Is the Individual Health Insurance Market Collapsing?
Is the individual health insurance market collapsing or just re-aligning itself? While catching up on some industry reading the other day, I was struck with the similarities I saw between the current situation in the individual marketplaces and previous market realignments we have experienced.
I remember back in the .com /.bomb days, while working for a software company that rode the wave, I read about how the collapse of the .com bubble was actually a realignment of expectations with proven revenue capabilities. If one could peer further into the future, they would see growth of Internet adoption and bandwidth speeds that would boggle the mind. Now as I look at the connected world of smart phones and the Internet of Things, that prognostication could not have been more correct.
Is the same thing happening with the individual health insurance market and the exchanges? The pattern seems to fit. With the passage of ACA and the somewhat rocky launch of Healthcare.gov there was an irrational exuberance that somehow the old rules wouldn't apply and all sorts jumped in with hopes of snapping up membership and government subsidized premium dollars as quickly as possible. Sound familiar? We had health Co-Ops, a number of which had executives running them with no health insurance experience. We also had many start ups that seemed to break the mold. For those in the industry, there seemed to be a herd mentality taking hold. With all the non-traditional newcomers, established players felt compelled to jump in with abandon, and sometimes less than thoughtful planning.
During this era, I was speaking with a number of health plan executives who had trouble answering my questions about how actuarial and underwriting would accommodate the new rules. Or how do you ward off adverse selection now that the doors are being swung open to a population that until now, had significant barriers to traditional individual insurance options? "We will get the young and healthy adults to offset the sick..." was the standard retort. Yet the young and healthy have been notoriously difficult to attract! Remember, we were all there at one time and I am sure everyone of us reading this article can relate a story that ends with - "how on earth did we survive our bad decisions to make it to adult-hood?" Well, after hundreds of millions of dollars spent on advertising for a still yet to be realized exchange enrollment goal, the young and healthy have not flocked to the exchanges across the country in the numbers needed to smooth the risk profiles required for the economics to work.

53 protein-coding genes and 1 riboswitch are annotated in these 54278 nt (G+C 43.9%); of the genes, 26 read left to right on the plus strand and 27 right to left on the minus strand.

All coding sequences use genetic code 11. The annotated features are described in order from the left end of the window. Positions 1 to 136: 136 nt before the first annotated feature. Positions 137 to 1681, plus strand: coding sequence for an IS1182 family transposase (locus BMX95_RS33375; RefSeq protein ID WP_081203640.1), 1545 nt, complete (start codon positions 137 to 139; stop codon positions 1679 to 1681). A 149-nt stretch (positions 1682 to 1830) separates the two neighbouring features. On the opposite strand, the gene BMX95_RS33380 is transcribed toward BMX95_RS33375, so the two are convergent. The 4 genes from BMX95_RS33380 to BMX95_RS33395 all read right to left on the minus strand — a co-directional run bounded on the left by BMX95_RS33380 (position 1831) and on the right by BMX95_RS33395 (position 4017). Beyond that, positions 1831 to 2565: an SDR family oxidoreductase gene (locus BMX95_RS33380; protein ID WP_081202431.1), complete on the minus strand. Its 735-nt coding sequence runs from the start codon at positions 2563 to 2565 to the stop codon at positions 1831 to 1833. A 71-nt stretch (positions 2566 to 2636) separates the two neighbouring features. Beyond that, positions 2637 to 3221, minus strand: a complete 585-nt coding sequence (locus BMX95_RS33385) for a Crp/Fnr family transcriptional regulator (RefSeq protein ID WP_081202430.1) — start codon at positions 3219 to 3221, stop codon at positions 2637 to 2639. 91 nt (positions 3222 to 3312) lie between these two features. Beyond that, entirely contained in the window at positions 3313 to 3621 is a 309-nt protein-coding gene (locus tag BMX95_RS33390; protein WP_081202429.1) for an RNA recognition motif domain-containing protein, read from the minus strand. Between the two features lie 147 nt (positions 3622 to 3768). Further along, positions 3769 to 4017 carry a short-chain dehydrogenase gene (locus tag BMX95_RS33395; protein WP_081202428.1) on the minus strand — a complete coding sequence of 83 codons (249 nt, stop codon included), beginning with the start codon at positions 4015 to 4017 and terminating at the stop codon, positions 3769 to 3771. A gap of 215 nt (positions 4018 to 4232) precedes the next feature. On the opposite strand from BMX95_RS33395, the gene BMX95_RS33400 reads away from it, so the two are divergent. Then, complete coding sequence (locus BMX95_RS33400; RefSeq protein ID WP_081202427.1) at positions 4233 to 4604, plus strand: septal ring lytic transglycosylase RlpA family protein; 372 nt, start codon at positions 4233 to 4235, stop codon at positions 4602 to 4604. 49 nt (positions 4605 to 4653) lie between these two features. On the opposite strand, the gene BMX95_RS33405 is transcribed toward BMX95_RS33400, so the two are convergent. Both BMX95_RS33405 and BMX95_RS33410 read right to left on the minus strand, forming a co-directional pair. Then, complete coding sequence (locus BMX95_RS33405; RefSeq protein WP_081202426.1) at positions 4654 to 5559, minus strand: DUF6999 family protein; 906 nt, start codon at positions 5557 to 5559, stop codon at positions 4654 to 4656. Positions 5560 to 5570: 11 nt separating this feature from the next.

So what is a health plan executive to do with the news seemingly getting grimmer every week, and no clear direction coming from Washington on such vital funding elements as cost-sharing reductions? While some are getting out of the market like Northwell Health’s Care Connect and Aetna, other players like Centene Corp. and startup Oscar Health appear to be expanding their exchange business and betting on a brighter future. Even traditional players in the Medicaid business such as Dayton, OH based CareSource have been thoughtfully expanding their exchange business.
While government intervention in the economy traditionally skews the typical cost/demand curves of economics, I think it is safe to say that with high-deductible plans and private employer sponsored exchanges, the individual market as a whole is poised for continuous growth rather than complete implosion. I think we are seeing another case of the economic Darwinism that has so often played a hand in the U.S. economy. The innovative business models and the well-led organizations are making their moves. Some will survive, others will not. This is the grand design that has made the U.S. economy work for over 200 years. The individual insurance market will evolve in fits and starts through this process and turn into something only a few today can envision.
Those players who will win are the ones who realize the old rules still do apply. As a health plan you still need to understand your customers. You must respond to their needs at a market clearing price in the most efficient and effective way possible. As unsexy as that might sound, those guiding principles have been the underpinnings of successful companies’ time and again.
So if you are in the health insurance market, and particularly if you are doing business on the exchange; strap yourself in, be brilliant at the basics, nimble in your operations, and listen to your customers. It is going to be a wild ride until this realignment finally reaches its’ destination.